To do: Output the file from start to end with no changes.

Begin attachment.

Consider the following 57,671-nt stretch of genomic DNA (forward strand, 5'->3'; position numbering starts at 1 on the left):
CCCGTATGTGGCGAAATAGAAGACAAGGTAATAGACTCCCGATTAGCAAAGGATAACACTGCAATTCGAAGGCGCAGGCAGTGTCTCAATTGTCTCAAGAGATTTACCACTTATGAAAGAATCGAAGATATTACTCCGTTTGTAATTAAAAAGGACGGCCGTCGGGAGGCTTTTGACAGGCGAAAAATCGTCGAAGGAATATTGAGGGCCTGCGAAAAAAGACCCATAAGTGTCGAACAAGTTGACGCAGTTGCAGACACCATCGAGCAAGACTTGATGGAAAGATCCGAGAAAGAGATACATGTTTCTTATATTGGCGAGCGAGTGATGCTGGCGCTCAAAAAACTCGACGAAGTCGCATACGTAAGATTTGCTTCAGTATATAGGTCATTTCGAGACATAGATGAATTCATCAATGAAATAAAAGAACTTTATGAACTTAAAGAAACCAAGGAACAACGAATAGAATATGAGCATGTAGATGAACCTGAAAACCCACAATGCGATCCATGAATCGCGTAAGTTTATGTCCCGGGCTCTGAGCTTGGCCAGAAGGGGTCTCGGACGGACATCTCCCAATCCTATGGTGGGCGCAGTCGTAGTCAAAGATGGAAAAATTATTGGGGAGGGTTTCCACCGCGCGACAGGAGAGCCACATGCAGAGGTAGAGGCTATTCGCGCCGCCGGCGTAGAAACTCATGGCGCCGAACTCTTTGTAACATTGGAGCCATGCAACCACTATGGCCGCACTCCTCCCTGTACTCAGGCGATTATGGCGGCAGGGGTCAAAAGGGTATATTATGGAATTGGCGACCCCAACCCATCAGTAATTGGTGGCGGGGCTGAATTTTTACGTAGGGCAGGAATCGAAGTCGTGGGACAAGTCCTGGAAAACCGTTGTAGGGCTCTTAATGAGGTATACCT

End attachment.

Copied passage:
Consider the following 57,671-nt stretch of genomic DNA (forward strand, 5'->3'; position numbering starts at 1 on the left):
CCCGTATGTGGCGAAATAGAAGACAAGGTAATAGACTCCCGATTAGCAAAGGATAACACTGCAATTCGAAGGCGCAGGCAGTGTCTCAATTGTCTCAAGAGATTTACCACTTATGAAAGAATCGAAGATATTACTCCGTTTGTAATTAAAAAGGACGGCCGTCGGGAGGCTTTTGACAGGCGAAAAATCGTCGAAGGAATATTGAGGGCCTGCGAAAAAAGACCCATAAGTGTCGAACAAGTTGACGCAGTTGCAGACACCATCGAGCAAGACTTGATGGAAAGATCCGAGAAAGAGATACATGTTTCTTATATTGGCGAGCGAGTGATGCTGGCGCTCAAAAAACTCGACGAAGTCGCATACGTAAGATTTGCTTCAGTATATAGGTCATTTCGAGACATAGATGAATTCATCAATGAAATAAAAGAACTTTATGAACTTAAAGAAACCAAGGAACAACGAATAGAATATGAGCATGTAGATGAACCTGAAAACCCACAATGCGATCCATGAATCGCGTAAGTTTATGTCCCGGGCTCTGAGCTTGGCCAGAAGGGGTCTCGGACGGACATCTCCCAATCCTATGGTGGGCGCAGTCGTAGTCAAAGATGGAAAAATTATTGGGGAGGGTTTCCACCGCGCGACAGGAGAGCCACATGCAGAGGTAGAGGCTATTCGCGCCGCCGGCGTAGAAACTCATGGCGCCGAACTCTTTGTAACATTGGAGCCATGCAACCACTATGGCCGCACTCCTCCCTGTACTCAGGCGATTATGGCGGCAGGGGTCAAAAGGGTATATTATGGAATTGGCGACCCCAACCCATCAGTAATTGGTGGCGGGGCTGAATTTTTACGTAGGGCAGGAATCGAAGTCGTGGGACAAGTCCTGGAAAACCGTTGTAGGGCTCTTAATGAGGTATACCT